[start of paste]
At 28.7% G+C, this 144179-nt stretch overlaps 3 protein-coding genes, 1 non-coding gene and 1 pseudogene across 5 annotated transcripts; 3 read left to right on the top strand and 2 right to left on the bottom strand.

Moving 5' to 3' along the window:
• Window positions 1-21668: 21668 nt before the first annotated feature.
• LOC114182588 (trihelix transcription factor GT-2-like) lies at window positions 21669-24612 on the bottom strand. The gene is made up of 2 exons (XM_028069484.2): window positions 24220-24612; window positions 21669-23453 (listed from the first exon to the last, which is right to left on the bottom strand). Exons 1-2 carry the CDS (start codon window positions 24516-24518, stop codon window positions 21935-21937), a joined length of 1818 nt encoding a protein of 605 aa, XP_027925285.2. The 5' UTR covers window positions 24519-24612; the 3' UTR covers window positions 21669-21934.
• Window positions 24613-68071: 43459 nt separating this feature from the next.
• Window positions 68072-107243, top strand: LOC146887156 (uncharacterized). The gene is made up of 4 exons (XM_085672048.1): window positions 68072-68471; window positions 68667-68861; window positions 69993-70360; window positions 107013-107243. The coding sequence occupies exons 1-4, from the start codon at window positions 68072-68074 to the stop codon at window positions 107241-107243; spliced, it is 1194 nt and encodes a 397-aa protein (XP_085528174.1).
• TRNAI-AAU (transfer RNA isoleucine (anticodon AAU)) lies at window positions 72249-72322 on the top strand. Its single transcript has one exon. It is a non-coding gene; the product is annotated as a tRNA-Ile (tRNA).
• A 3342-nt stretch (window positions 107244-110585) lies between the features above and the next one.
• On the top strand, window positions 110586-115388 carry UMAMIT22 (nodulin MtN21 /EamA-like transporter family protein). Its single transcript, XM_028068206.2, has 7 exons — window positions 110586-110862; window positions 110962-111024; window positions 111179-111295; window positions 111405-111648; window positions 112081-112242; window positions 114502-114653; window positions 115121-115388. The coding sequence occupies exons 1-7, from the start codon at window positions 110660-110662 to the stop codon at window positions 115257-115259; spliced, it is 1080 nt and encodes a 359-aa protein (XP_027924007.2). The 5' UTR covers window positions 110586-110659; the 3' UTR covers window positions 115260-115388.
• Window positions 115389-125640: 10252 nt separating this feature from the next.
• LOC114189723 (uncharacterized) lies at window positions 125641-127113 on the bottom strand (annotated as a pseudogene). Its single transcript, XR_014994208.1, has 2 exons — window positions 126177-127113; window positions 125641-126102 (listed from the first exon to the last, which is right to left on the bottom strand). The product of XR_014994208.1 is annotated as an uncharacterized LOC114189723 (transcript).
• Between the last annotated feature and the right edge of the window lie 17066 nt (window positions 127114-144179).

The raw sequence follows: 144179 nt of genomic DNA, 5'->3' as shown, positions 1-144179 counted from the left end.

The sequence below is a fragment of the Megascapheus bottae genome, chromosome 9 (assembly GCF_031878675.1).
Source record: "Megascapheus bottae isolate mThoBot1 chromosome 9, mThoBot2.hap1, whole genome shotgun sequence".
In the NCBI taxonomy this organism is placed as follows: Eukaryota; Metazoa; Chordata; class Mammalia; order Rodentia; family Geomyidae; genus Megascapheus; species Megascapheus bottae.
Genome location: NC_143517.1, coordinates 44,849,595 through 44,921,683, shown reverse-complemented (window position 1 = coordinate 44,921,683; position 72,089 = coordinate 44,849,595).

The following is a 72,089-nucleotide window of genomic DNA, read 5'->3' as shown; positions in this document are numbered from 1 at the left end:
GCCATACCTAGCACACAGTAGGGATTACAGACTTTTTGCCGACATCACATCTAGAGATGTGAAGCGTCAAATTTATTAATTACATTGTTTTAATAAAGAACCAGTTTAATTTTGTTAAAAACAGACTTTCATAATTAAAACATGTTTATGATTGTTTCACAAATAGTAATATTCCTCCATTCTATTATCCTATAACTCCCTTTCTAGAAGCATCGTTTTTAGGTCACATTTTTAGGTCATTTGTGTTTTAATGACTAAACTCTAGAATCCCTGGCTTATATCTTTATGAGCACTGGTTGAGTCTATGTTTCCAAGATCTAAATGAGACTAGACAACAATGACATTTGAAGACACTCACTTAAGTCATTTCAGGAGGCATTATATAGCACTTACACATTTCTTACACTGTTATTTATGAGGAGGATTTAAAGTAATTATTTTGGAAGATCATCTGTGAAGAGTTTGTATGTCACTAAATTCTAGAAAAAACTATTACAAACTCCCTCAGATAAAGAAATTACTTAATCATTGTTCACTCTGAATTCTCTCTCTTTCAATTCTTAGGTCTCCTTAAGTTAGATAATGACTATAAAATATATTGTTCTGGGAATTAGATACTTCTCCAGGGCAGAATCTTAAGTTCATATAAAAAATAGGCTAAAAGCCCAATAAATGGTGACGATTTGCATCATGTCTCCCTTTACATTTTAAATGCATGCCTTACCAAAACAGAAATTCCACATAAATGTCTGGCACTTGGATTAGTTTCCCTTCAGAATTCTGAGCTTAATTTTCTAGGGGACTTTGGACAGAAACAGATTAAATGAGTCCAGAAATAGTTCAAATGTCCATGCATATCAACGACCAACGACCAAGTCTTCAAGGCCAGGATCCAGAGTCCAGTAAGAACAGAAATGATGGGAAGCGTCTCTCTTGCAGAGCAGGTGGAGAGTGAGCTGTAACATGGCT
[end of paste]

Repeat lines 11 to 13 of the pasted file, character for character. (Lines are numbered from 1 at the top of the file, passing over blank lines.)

• LOC114189723 (uncharacterized) lies at window positions 125641-127113 on the bottom strand (annotated as a pseudogene). Its single transcript, XR_014994208.1, has 2 exons — window positions 126177-127113; window positions 125641-126102 (listed from the first exon to the last, which is right to left on the bottom strand). The product of XR_014994208.1 is annotated as an uncharacterized LOC114189723 (transcript).
• Between the last annotated feature and the right edge of the window lie 17066 nt (window positions 127114-144179).

The raw sequence follows: 144179 nt of genomic DNA, 5'->3' as shown, positions 1-144179 counted from the left end.